What Would a Biden/Harris Administration Mean for Fintech?


A recent analysis by Brookings looked how technology, platform regulation, and China policy may be impacted by the policies of a future Joe Biden/Kamala Harris administration should President Trump fail to be re-elected. As might be expected, the review pointed to greater regulation – including anti-bias and worker rights advocacy – as one likely outcome if a new administration takes office next year.

Also interesting are the ways that the Brookings analysts – and others – see a Biden/Harris administration as an enabler of technological advancement and innovation, especially in the area of technology infrastructure. This is also one of the ways where a Biden/Harris administration could be most constructive for fintech.

As the Brookings analysts point out, the fact that the Democratic vice presidential nominee is a Senator from California (who represents Silicon Valley) suggests that there might be greater insight into the issues and challenges of the 21st century technology industry than exists in the current administration.

This likely cuts both ways. A Democratic administration would likely be more supportive of immigration policies that would enable tech firms to keep and attract more talent – as well as for international talent to decide to innovate and build in the U.S. rather than in Europe or Asia. This would benefit fintechs across the board as much as it would benefit technology companies generally.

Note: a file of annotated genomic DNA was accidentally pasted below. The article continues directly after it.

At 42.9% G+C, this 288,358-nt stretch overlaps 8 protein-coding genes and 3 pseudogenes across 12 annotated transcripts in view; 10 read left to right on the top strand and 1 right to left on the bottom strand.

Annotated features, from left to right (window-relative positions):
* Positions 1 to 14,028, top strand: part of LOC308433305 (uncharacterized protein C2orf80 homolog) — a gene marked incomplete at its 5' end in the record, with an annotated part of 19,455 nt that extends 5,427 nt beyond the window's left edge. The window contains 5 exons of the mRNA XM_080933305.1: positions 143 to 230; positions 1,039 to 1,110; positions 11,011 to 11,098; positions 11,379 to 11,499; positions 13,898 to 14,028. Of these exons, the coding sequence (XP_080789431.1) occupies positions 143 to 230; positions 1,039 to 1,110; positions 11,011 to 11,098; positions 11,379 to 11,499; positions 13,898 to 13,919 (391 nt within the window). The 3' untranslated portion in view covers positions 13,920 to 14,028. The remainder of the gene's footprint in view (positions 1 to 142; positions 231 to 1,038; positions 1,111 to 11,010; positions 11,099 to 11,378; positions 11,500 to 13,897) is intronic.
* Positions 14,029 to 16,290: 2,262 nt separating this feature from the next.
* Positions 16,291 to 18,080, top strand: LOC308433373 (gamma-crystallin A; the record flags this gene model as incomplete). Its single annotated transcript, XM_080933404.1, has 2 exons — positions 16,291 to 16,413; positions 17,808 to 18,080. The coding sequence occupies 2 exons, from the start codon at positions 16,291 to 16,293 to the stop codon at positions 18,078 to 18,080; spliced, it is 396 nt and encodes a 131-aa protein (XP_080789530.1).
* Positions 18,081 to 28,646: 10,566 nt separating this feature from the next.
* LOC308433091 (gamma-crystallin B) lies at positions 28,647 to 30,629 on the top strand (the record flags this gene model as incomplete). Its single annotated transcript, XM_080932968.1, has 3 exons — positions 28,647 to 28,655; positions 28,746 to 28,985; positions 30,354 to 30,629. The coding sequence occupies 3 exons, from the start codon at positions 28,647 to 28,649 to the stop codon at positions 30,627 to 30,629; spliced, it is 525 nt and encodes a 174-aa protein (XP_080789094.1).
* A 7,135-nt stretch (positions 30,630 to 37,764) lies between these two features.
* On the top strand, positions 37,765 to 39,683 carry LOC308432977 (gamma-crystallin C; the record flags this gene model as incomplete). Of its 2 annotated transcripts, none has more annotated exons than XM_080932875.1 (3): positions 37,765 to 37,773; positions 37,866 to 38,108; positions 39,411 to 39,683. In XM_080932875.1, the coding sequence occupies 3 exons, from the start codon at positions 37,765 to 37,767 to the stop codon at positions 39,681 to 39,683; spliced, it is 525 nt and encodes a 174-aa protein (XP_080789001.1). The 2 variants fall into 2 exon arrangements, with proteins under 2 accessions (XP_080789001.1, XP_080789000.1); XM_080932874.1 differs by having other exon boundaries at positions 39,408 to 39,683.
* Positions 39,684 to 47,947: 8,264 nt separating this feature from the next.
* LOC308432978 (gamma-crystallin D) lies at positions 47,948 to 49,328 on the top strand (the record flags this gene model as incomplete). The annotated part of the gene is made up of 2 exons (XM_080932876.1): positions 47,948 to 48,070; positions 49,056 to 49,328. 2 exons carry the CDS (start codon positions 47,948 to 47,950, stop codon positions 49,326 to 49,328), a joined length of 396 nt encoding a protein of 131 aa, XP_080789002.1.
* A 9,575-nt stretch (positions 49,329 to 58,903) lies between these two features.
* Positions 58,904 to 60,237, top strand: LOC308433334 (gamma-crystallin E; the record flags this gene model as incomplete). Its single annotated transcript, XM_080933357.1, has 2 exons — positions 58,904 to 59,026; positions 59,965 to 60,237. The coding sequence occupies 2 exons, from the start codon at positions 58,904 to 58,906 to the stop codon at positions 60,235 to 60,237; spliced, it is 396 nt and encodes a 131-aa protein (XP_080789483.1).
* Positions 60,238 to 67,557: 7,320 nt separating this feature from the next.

At the same, there’s no doubt that regulation – especially financial regulation – would likely see a resurgence. While many are wondering about the prospects of an Obamacare 2.0 in a Biden/Harris administration, fewer are discussing the possibility of a CPFB 2.0 and the likelihood of a renewed attention on fintech’s lenders in particular. I think that the CPFB’s creator, Massachusetts Senator Elizabeth Warren, would probably not be headed to Treasury in the event the American people put Joe Biden in the White House, but her influence on the resurrection of the agency would be powerful.

At the same time, it is worth remembering that Joe Biden has a far different historical relationship to the world of finance, if not fintech, compared to Senator Warren. As a multi-decade senator of Delaware, Biden has been criticized – including by Senator Warren – for his “energetic work on behalf of the credit card companies.” A 19th century Delaware law allows any American company to incorporate in the state and not a few firms over the years have taken advantage of this to “place their profits in Delaware-based holding companies to avoid paying taxes in the places where they actually operate” as Tim Murphy described in Mother Jones last year.

It may be too much to suggest that the First 100 Days of a Biden Administration would feature a tug-of-war between the new president and Warren over the appropriate attitude toward consumer lending and credit. But the presence of both does suggest that any policy that emerges could be more moderate than might otherwise seem.

Photo by Element5 Digital from Pexels